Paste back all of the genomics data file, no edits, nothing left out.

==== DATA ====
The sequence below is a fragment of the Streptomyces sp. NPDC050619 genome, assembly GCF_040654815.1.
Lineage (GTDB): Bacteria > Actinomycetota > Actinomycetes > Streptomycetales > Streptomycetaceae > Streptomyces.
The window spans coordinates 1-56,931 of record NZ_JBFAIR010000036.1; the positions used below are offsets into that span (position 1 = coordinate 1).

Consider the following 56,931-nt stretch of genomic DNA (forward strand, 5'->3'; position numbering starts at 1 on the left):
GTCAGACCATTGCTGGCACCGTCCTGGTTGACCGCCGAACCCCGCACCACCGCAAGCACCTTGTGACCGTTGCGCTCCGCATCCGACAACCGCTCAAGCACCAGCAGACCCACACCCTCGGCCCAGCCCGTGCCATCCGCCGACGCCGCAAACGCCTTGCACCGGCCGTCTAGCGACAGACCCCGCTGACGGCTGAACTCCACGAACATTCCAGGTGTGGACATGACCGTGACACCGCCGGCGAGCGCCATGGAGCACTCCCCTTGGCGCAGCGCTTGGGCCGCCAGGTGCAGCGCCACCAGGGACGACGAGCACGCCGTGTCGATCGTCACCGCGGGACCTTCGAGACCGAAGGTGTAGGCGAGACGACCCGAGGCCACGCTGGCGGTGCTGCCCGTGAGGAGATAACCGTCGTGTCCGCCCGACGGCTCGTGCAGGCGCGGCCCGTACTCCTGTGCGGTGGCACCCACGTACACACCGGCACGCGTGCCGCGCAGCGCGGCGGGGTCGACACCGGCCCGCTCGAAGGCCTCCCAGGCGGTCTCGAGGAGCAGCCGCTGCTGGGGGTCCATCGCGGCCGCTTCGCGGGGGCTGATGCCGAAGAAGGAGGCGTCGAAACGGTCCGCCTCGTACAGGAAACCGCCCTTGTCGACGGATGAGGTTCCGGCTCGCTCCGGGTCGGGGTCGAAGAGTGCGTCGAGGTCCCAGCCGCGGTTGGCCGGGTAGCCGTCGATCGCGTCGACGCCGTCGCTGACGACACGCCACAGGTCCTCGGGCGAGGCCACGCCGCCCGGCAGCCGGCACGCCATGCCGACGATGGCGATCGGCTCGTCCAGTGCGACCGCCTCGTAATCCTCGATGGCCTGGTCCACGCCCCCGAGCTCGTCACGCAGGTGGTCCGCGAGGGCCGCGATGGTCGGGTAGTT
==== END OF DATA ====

The sequence below is a fragment of the Streptomyces sp. NPDC050619 genome, assembly GCF_040654815.1.
Lineage (GTDB): Bacteria > Actinomycetota > Actinomycetes > Streptomycetales > Streptomycetaceae > Streptomyces.
The window spans coordinates 1-56,931 of record NZ_JBFAIR010000036.1; the positions used below are offsets into that span (position 1 = coordinate 1).

Consider the following 56,931-nt stretch of genomic DNA (forward strand, 5'->3'; position numbering starts at 1 on the left):
GTCAGACCATTGCTGGCACCGTCCTGGTTGACCGCCGAACCCCGCACCACCGCAAGCACCTTGTGACCGTTGCGCTCCGCATCCGACAACCGCTCAAGCACCAGCAGACCCACACCCTCGGCCCAGCCCGTGCCATCCGCCGACGCCGCAAACGCCTTGCACCGGCCGTCTAGCGACAGACCCCGCTGACGGCTGAACTCCACGAACATTCCAGGTGTGGACATGACCGTGACACCGCCGGCGAGCGCCATGGAGCACTCCCCTTGGCGCAGCGCTTGGGCCGCCAGGTGCAGCGCCACCAGGGACGACGAGCACGCCGTGTCGATCGTCACCGCGGGACCTTCGAGACCGAAGGTGTAGGCGAGACGACCCGAGGCCACGCTGGCGGTGCTGCCCGTGAGGAGATAACCGTCGTGTCCGCCCGACGGCTCGTGCAGGCGCGGCCCGTACTCCTGTGCGGTGGCACCCACGTACACACCGGCACGCGTGCCGCGCAGCGCGGCGGGGTCGACACCGGCCCGCTCGAAGGCCTCCCAGGCGGTCTCGAGGAGCAGCCGCTGCTGGGGGTCCATCGCGGCCGCTTCGCGGGGGCTGATGCCGAAGAAGGAGGCGTCGAAACGGTCCGCCTCGTACAGGAAACCGCCCTTGTCGACGGATGAGGTTCCGGCTCGCTCCGGGTCGGGGTCGAAGAGTGCGTCGAGGTCCCAGCCGCGGTTGGCCGGGTAGCCGTCGATCGCGTCGACGCCGTCGCTGACGACACGCCACAGGTCCTCGGGCGAGGCCACGCCGCCCGGCAGCCGGCACGCCATGCCGACGATGGCGATCGGCTCGTCCAGTGCGACCGCCTCGTAATCCTCGATGGCCTGGTCCACGCCCCCGAGCTCGTCACGCAGGTGGTCCGCGAGGGCCGCGATGGTCGGGTAGTT